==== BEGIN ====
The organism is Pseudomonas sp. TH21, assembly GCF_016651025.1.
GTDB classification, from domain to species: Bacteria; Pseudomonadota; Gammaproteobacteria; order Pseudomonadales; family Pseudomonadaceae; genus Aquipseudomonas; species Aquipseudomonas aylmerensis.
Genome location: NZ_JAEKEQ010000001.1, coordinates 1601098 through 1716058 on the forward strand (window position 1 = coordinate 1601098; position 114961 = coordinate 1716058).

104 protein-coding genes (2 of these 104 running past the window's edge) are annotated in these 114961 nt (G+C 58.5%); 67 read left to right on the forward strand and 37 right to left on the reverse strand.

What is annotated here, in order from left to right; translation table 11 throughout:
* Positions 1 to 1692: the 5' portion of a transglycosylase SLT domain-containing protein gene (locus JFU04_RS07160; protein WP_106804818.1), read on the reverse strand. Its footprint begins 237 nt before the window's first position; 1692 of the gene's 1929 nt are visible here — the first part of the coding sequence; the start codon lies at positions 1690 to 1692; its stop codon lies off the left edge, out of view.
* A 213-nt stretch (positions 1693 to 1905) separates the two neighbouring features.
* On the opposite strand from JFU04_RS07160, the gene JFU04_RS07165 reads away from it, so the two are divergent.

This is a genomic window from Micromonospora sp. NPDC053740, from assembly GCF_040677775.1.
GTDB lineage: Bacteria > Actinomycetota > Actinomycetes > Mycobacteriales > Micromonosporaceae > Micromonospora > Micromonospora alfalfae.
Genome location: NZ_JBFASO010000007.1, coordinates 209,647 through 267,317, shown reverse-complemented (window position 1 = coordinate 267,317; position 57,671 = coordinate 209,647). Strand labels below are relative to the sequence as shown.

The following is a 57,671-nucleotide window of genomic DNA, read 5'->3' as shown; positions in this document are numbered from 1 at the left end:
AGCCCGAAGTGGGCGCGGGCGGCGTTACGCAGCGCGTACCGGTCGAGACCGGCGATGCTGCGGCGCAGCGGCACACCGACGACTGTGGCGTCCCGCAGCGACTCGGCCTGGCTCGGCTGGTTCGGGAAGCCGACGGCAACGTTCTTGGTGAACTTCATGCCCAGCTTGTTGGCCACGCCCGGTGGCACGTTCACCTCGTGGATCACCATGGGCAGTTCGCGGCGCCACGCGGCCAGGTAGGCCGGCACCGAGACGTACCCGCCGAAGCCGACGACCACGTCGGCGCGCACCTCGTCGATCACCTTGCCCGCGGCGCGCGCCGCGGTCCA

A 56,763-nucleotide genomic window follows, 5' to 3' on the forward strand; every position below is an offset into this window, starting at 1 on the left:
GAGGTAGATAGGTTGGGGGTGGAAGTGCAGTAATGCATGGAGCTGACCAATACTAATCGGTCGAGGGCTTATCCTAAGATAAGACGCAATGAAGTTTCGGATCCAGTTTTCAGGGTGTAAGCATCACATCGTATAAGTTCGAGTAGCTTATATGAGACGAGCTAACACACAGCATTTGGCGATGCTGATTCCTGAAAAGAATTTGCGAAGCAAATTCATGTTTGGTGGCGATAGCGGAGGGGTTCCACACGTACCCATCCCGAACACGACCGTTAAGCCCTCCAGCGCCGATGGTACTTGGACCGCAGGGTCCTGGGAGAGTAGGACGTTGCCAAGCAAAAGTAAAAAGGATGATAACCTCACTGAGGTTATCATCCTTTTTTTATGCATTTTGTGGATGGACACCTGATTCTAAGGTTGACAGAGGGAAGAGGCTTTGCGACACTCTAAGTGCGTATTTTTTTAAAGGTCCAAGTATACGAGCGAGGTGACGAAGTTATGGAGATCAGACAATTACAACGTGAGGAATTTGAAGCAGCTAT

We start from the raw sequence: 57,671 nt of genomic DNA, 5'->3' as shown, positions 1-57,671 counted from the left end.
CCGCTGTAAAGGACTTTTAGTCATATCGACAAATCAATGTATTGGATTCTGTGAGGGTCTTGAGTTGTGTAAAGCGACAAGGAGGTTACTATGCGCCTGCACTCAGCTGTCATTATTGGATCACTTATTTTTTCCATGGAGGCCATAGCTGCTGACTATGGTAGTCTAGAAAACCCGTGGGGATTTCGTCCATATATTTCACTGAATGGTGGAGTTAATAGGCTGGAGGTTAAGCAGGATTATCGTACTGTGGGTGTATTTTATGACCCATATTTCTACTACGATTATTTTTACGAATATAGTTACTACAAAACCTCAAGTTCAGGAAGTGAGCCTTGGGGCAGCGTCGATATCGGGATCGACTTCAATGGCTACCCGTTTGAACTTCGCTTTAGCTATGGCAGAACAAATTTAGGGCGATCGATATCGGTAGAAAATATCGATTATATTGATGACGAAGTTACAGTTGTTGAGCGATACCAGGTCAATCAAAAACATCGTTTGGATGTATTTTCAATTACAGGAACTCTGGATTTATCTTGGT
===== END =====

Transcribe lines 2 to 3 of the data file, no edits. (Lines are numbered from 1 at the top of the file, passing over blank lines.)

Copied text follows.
GTDB classification, from domain to species: Bacteria; Pseudomonadota; Gammaproteobacteria; order Pseudomonadales; family Pseudomonadaceae; genus Aquipseudomonas; species Aquipseudomonas aylmerensis.
Genome location: NZ_JAEKEQ010000001.1, coordinates 1601098 through 1716058 on the forward strand (window position 1 = coordinate 1601098; position 114961 = coordinate 1716058).